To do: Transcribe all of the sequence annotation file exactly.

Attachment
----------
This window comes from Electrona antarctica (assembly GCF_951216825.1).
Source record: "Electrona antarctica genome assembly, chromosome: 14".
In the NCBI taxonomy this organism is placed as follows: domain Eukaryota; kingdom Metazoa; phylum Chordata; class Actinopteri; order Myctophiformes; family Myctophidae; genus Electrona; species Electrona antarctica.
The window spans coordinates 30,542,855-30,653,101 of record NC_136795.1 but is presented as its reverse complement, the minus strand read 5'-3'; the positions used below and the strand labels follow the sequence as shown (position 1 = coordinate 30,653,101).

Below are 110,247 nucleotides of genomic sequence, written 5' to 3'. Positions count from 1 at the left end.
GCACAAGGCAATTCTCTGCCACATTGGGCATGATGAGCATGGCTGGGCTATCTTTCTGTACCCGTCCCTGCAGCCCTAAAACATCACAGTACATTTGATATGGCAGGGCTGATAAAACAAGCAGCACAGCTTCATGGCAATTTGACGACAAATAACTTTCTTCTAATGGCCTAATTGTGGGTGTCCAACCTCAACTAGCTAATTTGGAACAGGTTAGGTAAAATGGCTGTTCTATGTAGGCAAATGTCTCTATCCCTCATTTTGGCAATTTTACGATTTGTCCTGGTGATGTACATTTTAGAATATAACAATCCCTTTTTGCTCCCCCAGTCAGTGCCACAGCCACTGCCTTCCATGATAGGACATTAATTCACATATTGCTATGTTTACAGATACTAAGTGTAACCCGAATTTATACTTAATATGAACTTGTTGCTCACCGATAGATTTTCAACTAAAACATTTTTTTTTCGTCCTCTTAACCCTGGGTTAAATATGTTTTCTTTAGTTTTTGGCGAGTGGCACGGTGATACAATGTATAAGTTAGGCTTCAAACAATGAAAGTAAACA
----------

This window comes from Electrona antarctica (assembly GCF_951216825.1).
Source record: "Electrona antarctica genome assembly, chromosome: 14".
In the NCBI taxonomy this organism is placed as follows: domain Eukaryota; kingdom Metazoa; phylum Chordata; class Actinopteri; order Myctophiformes; family Myctophidae; genus Electrona; species Electrona antarctica.
The window spans coordinates 30,542,855-30,653,101 of record NC_136795.1 but is presented as its reverse complement, the minus strand read 5'-3'; the positions used below and the strand labels follow the sequence as shown (position 1 = coordinate 30,653,101).

Below are 110,247 nucleotides of genomic sequence, written 5' to 3'. Positions count from 1 at the left end.
GCACAAGGCAATTCTCTGCCACATTGGGCATGATGAGCATGGCTGGGCTATCTTTCTGTACCCGTCCCTGCAGCCCTAAAACATCACAGTACATTTGATATGGCAGGGCTGATAAAACAAGCAGCACAGCTTCATGGCAATTTGACGACAAATAACTTTCTTCTAATGGCCTAATTGTGGGTGTCCAACCTCAACTAGCTAATTTGGAACAGGTTAGGTAAAATGGCTGTTCTATGTAGGCAAATGTCTCTATCCCTCATTTTGGCAATTTTACGATTTGTCCTGGTGATGTACATTTTAGAATATAACAATCCCTTTTTGCTCCCCCAGTCAGTGCCACAGCCACTGCCTTCCATGATAGGACATTAATTCACATATTGCTATGTTTACAGATACTAAGTGTAACCCGAATTTATACTTAATATGAACTTGTTGCTCACCGATAGATTTTCAACTAAAACATTTTTTTTTCGTCCTCTTAACCCTGGGTTAAATATGTTTTCTTTAGTTTTTGGCGAGTGGCACGGTGATACAATGTATAAGTTAGGCTTCAAACAATGAAAGTAAACA